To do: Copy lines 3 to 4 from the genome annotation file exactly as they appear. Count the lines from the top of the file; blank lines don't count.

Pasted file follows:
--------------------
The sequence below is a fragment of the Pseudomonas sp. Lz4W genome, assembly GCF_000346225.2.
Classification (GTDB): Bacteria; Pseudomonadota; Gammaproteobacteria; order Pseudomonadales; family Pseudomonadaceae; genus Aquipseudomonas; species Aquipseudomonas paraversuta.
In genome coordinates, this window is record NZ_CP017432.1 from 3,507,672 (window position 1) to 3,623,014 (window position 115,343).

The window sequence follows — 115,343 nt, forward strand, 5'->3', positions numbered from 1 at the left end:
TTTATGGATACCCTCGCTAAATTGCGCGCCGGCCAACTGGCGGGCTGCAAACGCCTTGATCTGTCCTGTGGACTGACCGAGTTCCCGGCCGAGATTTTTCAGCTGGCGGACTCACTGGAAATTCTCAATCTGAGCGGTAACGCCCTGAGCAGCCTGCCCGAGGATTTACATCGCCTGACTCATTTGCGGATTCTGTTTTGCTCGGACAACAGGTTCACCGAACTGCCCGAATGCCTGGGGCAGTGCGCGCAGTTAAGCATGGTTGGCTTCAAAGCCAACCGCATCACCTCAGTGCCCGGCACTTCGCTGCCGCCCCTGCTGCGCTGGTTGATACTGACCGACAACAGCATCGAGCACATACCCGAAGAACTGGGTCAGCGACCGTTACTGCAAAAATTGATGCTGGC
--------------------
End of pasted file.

In genome coordinates, this window is record NZ_CP017432.1 from 3,507,672 (window position 1) to 3,623,014 (window position 115,343).

The window sequence follows — 115,343 nt, forward strand, 5'->3', positions numbered from 1 at the left end: